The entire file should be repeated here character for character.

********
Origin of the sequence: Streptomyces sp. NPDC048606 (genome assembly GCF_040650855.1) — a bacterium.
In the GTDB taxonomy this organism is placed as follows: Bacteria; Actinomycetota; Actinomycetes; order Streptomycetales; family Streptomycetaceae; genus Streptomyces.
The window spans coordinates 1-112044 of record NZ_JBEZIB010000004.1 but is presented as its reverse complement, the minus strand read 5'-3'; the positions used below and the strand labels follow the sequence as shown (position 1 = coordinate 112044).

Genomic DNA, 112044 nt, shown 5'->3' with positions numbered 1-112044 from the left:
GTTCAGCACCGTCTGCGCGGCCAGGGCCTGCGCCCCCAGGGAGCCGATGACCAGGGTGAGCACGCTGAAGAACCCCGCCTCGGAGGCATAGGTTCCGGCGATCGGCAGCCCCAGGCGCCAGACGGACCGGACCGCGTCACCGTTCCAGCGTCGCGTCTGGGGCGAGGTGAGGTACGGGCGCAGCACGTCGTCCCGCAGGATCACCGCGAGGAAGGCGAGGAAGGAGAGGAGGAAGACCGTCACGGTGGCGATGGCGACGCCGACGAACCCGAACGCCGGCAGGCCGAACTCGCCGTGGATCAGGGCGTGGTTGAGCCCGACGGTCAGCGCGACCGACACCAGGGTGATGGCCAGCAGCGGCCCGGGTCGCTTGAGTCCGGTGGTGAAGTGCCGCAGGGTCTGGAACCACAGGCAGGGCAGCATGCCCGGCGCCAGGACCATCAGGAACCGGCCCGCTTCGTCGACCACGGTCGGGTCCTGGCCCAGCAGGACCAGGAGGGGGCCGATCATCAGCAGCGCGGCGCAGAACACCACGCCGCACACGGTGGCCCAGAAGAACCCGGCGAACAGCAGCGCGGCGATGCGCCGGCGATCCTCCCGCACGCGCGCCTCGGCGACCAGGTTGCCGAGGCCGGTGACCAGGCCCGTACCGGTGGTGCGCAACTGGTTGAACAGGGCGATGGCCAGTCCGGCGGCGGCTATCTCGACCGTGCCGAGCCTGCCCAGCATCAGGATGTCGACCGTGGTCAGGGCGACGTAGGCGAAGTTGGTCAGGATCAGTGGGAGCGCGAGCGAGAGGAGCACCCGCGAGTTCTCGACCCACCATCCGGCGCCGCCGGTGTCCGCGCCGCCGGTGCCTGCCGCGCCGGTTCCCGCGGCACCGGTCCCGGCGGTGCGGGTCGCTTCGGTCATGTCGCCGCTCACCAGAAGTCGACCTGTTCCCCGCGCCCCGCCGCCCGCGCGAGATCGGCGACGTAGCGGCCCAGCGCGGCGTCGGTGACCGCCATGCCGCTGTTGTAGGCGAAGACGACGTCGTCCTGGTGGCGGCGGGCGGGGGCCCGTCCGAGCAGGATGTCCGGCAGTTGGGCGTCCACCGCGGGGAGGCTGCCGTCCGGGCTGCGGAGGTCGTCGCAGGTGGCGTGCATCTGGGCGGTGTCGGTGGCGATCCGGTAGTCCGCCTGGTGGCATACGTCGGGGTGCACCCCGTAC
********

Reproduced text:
Origin of the sequence: Streptomyces sp. NPDC048606 (genome assembly GCF_040650855.1) — a bacterium.
In the GTDB taxonomy this organism is placed as follows: Bacteria; Actinomycetota; Actinomycetes; order Streptomycetales; family Streptomycetaceae; genus Streptomyces.
The window spans coordinates 1-112044 of record NZ_JBEZIB010000004.1 but is presented as its reverse complement, the minus strand read 5'-3'; the positions used below and the strand labels follow the sequence as shown (position 1 = coordinate 112044).

Genomic DNA, 112044 nt, shown 5'->3' with positions numbered 1-112044 from the left:
GTTCAGCACCGTCTGCGCGGCCAGGGCCTGCGCCCCCAGGGAGCCGATGACCAGGGTGAGCACGCTGAAGAACCCCGCCTCGGAGGCATAGGTTCCGGCGATCGGCAGCCCCAGGCGCCAGACGGACCGGACCGCGTCACCGTTCCAGCGTCGCGTCTGGGGCGAGGTGAGGTACGGGCGCAGCACGTCGTCCCGCAGGATCACCGCGAGGAAGGCGAGGAAGGAGAGGAGGAAGACCGTCACGGTGGCGATGGCGACGCCGACGAACCCGAACGCCGGCAGGCCGAACTCGCCGTGGATCAGGGCGTGGTTGAGCCCGACGGTCAGCGCGACCGACACCAGGGTGATGGCCAGCAGCGGCCCGGGTCGCTTGAGTCCGGTGGTGAAGTGCCGCAGGGTCTGGAACCACAGGCAGGGCAGCATGCCCGGCGCCAGGACCATCAGGAACCGGCCCGCTTCGTCGACCACGGTCGGGTCCTGGCCCAGCAGGACCAGGAGGGGGCCGATCATCAGCAGCGCGGCGCAGAACACCACGCCGCACACGGTGGCCCAGAAGAACCCGGCGAACAGCAGCGCGGCGATGCGCCGGCGATCCTCCCGCACGCGCGCCTCGGCGACCAGGTTGCCGAGGCCGGTGACCAGGCCCGTACCGGTGGTGCGCAACTGGTTGAACAGGGCGATGGCCAGTCCGGCGGCGGCTATCTCGACCGTGCCGAGCCTGCCCAGCATCAGGATGTCGACCGTGGTCAGGGCGACGTAGGCGAAGTTGGTCAGGATCAGTGGGAGCGCGAGCGAGAGGAGCACCCGCGAGTTCTCGACCCACCATCCGGCGCCGCCGGTGTCCGCGCCGCCGGTGCCTGCCGCGCCGGTTCCCGCGGCACCGGTCCCGGCGGTGCGGGTCGCTTCGGTCATGTCGCCGCTCACCAGAAGTCGACCTGTTCCCCGCGCCCCGCCGCCCGCGCGAGATCGGCGACGTAGCGGCCCAGCGCGGCGTCGGTGACCGCCATGCCGCTGTTGTAGGCGAAGACGACGTCGTCCTGGTGGCGGCGGGCGGGGGCCCGTCCGAGCAGGATGTCCGGCAGTTGGGCGTCCACCGCGGGGAGGCTGCCGTCCGGGCTGCGGAGGTCGTCGCAGGTGGCGTGCATCTGGGCGGTGTCGGTGGCGATCCGGTAGTCCGCCTGGTGGCATACGTCGGGGTGCACCCCGTAC